Use listing coloring pages and something of such crayon methods for your next classroom art lesson.
Trace over the photocopied picture outline with crayon.
Thick lines perform best.
Brush over the whole page with thin paint. Only use one color.
The waxed lines will resist the paint and the picture will glow through.
Color the majority of the picture with crayon. Leave some areas white.
Brush within the whole page with thin paint. Only use one color.
Draw in the lines with crayon.
Paint the photo with any number of colors.
The crayon lines can make the image better to paint.
They stop edges bleeding into the other person.
This is not a resist but it’s a great extension of the previous activities.
Paint the picture with watercolors.
When the paint is dry, use crayons to add detail and depth of color.
Rip off a little small note which is concerning the sized a matchbox.
Use a crayon to scribble thickly on top of the paper.
Turn the paper over and ultizing your thumb rub the crayon on to the image.
This produces a very soft smooth effect.
Color an area of the image with a textured object placed underneath.
Sandpaper, string, crumpled paper, bricks, bark, leaves, signs and rocks can cause interesting patterns. Experiment with a little bit of blank paper first.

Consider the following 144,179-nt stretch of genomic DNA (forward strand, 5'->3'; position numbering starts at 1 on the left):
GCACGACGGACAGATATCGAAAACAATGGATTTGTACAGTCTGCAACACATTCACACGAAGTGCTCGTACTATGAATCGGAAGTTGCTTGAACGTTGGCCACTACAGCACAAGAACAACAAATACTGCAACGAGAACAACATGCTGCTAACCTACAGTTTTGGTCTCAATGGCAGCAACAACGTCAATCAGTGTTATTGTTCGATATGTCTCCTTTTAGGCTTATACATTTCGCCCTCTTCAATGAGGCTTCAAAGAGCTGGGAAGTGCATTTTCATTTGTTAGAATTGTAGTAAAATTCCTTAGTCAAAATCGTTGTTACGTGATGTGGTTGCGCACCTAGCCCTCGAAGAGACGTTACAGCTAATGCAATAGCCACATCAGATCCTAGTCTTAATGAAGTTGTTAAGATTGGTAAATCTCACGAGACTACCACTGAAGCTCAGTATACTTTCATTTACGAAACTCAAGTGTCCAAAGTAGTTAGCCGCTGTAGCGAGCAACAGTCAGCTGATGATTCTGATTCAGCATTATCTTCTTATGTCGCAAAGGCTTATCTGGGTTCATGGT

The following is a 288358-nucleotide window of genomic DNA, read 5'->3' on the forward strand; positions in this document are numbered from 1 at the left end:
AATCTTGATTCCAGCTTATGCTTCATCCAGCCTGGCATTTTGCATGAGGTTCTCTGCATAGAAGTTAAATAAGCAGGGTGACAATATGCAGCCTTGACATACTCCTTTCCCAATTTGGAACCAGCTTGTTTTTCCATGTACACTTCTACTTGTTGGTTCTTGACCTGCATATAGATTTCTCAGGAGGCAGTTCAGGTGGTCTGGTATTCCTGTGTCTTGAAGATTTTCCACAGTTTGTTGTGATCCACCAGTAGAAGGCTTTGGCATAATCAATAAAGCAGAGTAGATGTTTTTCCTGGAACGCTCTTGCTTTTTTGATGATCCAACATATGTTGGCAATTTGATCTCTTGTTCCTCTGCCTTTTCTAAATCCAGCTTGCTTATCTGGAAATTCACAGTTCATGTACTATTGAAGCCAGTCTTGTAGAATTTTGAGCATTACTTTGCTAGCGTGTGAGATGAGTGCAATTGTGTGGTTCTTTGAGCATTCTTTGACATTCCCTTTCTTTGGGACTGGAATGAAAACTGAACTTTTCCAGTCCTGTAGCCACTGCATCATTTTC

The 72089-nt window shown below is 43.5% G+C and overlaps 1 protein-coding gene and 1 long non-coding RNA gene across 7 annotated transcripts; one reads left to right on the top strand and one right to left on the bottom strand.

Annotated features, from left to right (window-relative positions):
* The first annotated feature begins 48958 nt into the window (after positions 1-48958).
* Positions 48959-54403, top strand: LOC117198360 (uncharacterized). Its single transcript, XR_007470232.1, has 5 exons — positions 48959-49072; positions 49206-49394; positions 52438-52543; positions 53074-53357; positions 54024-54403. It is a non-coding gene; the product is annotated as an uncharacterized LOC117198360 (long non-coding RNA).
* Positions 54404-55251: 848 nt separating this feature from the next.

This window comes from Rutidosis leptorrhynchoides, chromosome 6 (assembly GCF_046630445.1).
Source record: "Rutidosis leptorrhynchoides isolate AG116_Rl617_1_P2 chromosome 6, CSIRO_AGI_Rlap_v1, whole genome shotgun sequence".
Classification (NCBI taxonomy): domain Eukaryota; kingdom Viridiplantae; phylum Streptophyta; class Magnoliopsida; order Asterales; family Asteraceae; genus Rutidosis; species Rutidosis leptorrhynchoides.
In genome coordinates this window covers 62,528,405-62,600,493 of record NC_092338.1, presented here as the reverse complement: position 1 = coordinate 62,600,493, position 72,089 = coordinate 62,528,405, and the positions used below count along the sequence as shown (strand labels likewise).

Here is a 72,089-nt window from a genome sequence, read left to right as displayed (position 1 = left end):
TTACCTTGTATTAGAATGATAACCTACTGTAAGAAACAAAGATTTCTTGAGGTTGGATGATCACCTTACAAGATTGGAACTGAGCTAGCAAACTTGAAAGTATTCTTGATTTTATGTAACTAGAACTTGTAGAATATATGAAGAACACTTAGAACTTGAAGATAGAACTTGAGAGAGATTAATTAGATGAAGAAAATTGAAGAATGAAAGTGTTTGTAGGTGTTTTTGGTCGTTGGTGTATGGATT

Use grated pieces or shavings of crayon to generate a swirling effect.
Sprinkle the crayon on to the photo and then rub these with your thumb.
This works well the use of different colors together.
It makes effective animal fur, storm clouds or grass.
Go on the outline of the image with black crayon.
Color the remainder of the photo thickly with crayon.
If possible use a little little bit of cotton wool or cloth to polish the photo.
Heat from the friction of rubbing melts the crayon and creates a smooth shiny effect.
Apply a smaller amount of vegetable oil to your cotton wool ball.
Gently rub the oil on the back of the picture.
The oil could make the photo almost transparent.
Students can be due to the oil soaked balls in a very paint tray.
Encourage them to look at and in the picture to spread the oil.
Hang the image inside a classroom window to make a stained glass effect.